Let two Circles be described upon the same Center, of what great∣nesse you please; Let a Thread be fastned at the common Center, and so extended that it cut the Circumference of both Circles; Thus ex∣tended, the one end being fastned at the Center, let the other end be moved round: Now while this Thread passeth over one Point in the Greater Circle, I demand how much it passeth over in the Lesser? Lesse then a Point it cannot be, because ex hypothesi, a Point is Minimum

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possibile; For every Point therefore that it passeth over in the Greater Circle, it passeth over a Point answerable in the Lesser Circle; There be therefore as many points in the Lesser as are in the Greater Circle; and these Points being all Equall, because every one is Minimum possibile, the Lesser Circle must needs be equall to the Greater Circle, because it consists of as many Points; and by the same reason, All Circles Equall.

Now the Thread thus moving, move it never so Slowly, it passeth over a Point in a Moment; and move it never so Swiftly, it passeth but a Point in a Moment: And therefore all Motions are alike Swift, as passing over equall distances in equall time.

Again, Let two Lines concurring in the same Point make an Angle, (of what greatnesse you please;) their Two next Points, joyning upon this common Point of concurrence, will terminate a Basis of Two Points, (not more, for then the Subtendent would be equall to both the Crura.) The two Third points will terminate a Line somewhat longer then the other, and therefore at least of Three points; and so on, for every point added to the Crura, (be the angle greater or lesse) you must adde one point to the length of the Basis, subtendent to that angle (and more then One it cannot be, for then the increase of the Basis will be equall to the encrease of both the Crura:) Whence it will come to passe That all Angles (at an equall distance from the point of concurrence) will have their Subtendents equall (the Basis or Subtendent being thus measured by the length of the Crura, or lines containing the angle) Wherefore themselves also must be equall.

Now also it is sufficiently apparent to a Mathematician, that upon all liues whatsoever, you may erect (as from a Basis) lines of the same length containing an Angle; and therefore (both the Angle and the Basis being measured onely by the length of the Crura) not onely all Angles may be equall, but also all Lines, (as being Subtendents to e∣quall angles at the same distance.) I need not adde more demonstra∣tions to shew the Impossibility of that Opinion which makes every Continuum to consist ex indivisibilibus.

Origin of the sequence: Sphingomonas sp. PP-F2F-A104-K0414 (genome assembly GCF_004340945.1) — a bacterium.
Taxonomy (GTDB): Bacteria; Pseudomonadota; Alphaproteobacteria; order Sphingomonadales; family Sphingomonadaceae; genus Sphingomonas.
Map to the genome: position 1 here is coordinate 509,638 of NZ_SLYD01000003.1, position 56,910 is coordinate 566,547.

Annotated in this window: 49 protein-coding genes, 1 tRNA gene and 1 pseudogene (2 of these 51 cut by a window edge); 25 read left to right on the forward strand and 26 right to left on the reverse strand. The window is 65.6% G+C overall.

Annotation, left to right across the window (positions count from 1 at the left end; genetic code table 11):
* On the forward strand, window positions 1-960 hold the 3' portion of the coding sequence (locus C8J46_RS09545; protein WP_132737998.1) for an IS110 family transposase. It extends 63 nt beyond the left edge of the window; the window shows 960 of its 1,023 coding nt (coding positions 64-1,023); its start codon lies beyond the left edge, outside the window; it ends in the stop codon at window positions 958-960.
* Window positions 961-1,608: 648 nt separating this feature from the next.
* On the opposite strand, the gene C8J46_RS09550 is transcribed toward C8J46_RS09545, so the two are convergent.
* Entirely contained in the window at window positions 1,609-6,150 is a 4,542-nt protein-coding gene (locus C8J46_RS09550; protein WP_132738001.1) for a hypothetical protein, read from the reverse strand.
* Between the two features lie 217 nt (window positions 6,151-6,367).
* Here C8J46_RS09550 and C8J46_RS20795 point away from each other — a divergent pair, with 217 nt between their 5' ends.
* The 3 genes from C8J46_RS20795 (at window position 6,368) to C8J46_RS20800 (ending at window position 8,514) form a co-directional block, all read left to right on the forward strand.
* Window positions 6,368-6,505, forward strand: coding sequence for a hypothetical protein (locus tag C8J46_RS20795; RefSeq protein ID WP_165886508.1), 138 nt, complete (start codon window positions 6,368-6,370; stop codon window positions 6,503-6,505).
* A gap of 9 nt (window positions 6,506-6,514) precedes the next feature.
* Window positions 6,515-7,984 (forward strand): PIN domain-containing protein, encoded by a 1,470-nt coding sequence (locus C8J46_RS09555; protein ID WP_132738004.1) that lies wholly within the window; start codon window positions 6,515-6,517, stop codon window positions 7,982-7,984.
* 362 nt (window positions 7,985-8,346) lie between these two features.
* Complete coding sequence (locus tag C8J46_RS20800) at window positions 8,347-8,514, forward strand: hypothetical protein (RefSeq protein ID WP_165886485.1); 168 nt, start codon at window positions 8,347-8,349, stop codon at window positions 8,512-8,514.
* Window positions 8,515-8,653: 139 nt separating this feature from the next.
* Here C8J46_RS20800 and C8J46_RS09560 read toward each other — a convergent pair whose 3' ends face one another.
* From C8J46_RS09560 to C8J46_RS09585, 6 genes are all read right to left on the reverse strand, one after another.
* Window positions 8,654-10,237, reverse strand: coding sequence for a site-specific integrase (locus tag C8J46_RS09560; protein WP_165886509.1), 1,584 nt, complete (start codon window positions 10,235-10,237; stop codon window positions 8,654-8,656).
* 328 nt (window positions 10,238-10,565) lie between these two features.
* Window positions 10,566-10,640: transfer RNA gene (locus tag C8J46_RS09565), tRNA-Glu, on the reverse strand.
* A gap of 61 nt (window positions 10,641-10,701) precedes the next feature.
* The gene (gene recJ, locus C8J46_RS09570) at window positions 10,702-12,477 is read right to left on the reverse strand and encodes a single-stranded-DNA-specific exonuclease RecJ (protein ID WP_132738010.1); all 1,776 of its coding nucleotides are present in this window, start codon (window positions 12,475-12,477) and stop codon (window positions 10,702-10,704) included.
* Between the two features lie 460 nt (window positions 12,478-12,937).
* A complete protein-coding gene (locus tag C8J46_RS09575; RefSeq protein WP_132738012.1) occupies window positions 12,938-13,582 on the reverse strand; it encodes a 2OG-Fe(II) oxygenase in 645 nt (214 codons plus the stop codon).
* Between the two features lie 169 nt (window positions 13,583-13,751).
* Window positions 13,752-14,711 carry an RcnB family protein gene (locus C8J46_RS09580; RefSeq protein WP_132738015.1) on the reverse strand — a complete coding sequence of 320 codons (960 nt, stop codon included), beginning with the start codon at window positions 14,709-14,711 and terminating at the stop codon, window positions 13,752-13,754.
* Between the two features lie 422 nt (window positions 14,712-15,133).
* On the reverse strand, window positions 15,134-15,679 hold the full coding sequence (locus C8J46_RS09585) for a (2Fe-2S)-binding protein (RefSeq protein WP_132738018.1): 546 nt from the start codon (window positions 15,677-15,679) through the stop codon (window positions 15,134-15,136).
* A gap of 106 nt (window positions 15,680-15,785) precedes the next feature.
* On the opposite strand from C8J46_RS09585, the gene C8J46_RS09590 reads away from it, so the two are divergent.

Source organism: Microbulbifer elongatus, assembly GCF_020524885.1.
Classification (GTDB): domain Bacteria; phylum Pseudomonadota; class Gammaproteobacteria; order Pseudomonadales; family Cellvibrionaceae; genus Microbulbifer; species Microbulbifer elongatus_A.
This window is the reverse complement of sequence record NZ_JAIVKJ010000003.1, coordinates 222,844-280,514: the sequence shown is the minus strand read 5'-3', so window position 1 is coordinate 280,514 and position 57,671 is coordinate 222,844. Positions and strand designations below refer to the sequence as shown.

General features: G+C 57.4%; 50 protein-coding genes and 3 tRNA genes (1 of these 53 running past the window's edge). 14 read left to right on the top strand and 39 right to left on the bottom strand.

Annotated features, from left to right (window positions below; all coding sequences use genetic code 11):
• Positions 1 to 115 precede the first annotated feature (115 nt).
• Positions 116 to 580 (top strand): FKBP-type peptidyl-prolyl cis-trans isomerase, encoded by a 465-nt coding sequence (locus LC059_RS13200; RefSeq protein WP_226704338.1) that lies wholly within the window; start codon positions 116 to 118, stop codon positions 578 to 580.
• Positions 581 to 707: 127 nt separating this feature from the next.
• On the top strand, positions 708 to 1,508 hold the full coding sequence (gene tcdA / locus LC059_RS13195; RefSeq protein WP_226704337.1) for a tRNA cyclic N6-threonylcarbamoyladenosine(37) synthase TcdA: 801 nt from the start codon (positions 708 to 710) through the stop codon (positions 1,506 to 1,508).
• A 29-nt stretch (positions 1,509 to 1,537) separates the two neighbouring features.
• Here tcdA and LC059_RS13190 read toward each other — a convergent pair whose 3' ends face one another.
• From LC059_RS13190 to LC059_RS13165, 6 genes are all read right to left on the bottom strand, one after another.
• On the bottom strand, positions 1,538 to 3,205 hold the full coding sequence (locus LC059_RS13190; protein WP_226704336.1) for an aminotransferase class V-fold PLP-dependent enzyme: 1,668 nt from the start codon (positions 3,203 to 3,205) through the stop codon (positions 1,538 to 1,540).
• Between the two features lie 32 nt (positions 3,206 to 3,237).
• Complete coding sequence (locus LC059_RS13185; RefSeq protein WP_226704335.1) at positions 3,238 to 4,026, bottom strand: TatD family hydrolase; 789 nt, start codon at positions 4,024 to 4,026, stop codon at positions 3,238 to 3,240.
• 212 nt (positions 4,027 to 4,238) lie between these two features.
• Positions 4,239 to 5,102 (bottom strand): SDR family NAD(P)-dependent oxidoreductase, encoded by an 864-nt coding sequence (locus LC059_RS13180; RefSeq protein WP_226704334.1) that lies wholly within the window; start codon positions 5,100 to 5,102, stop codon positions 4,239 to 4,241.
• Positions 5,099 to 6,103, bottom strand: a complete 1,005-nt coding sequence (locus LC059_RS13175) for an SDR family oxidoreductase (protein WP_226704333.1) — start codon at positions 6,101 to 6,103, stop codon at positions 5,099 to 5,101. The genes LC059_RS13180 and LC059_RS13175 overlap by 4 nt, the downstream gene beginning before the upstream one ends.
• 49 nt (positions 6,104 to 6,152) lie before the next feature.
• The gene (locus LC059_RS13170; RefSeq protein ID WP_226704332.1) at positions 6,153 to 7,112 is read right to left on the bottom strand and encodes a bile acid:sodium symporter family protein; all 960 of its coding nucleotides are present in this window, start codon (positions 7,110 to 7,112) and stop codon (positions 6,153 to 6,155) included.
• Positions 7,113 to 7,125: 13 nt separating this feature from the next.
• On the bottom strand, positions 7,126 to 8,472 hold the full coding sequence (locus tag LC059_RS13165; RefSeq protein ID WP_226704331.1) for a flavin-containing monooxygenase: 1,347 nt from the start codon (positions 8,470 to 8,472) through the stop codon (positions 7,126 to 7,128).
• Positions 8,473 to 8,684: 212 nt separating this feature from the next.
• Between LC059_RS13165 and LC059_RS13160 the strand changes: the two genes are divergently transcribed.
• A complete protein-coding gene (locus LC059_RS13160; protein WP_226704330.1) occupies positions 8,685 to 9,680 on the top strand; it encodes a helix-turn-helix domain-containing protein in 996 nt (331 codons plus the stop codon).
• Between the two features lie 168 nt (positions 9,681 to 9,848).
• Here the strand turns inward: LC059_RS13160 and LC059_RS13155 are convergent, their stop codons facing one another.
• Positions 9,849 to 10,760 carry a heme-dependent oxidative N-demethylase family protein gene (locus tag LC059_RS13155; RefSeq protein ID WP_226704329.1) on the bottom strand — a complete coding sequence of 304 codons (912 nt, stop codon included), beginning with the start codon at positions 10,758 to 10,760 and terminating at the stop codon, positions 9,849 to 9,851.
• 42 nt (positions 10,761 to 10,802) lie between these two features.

It is certain then, that Continuum non Constat ex Indivisibilibus: But, how this doctrine of Ʋnity serves either to confirm the truth, or to clear the doubts; I see not.

But to return. His Lordship hath been copious to shew some Ʋnion, ome Relation, of One thing to, or with Another, in the severall kinds of Being. From whence he is ready to infer, That the Essence of all things

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is One, that it is Ʋnity. But be it granted, That there be divers particu∣lar Species under the same Genericall nature; (as when all particular acts of duty are comprised in One generall name of Love, or Obedience:) Be it so, That many Effects may proceed from the same Cause; (as all virtuous acts from the subordination of the Will to Reason:) That there be many Combinations of Beings or Persons, Naturall, Voluntary▪ Oconomicall, Politicall, Logicall, &c. whence may arise One Aggrega∣tum, One Praedicament, one City, or Kingdome, one World: Be there Spernaturall or Spirituall Societies, One Church, Parochall, Natio∣nall, Ocumenicall, Visible, Invisible, one mysticall Body: Be there also in Lines, Bodies, Sounds, &c. (besides their Absolute Affections, Length, Bignesse, Lowdnesse, &c.) some mutuall Relations of Proportion, Harmony, Discord, &c. Be there in Physicall Bodies, a desire of Union or Conjunction in One to another; Yet will not this prove, That all things have One Nature, One Essence; much lesse, That this Essence is Ʋnity. If Iron desire Union, (or conjunction rather) with the Load∣stone, doth this prove their Specificall Essence to be One? Or (if it doe) doth it proe▪ that this One Essence is Ʋnity? And so of the rest.

All that can arise from hence, is, That God hath so ordered the seve∣rall Natures of particular Creatures, as that his Wisdome doth not on∣ly appear in their Absolute and Simple natures; but hath also put Rela∣tive or Respective natures in them, whereby his Wisdome may ap∣pear in their mutuall Oppositions, Conjunctions, Similitude, Dissimi∣litude, Sympathy, Antipathy, Help, and Hinderance of one thing to another; whereby not onely Every thing (Severally) in its Absolute nature doth set forth Gods glory, but also All things (joyntly) doe 〈 in non-Latin alphabet 〉〈 in non-Latin alphabet 〉, and work together in their respective Relations, as well for the good of those that love God, as for their mutuall advancing of Gods glory. All which may be, though neither Ʋnity, nor any One specificall Being, be the formalis ratio, the essentiall form of all things; but each species have a severall kind of Being.

For my own judgement; I am as confident, that Ʋnity is Nothing; as his Lordship is, That it is All things. 'Tis a meer rationall, nominall Notion, that hath no more Reality in it, then Darknesse, then non esse. Yea, to be One, is a pure Negative Proposition; and what Reality you can allow to a Negation, so much you may allow to Ʋnity.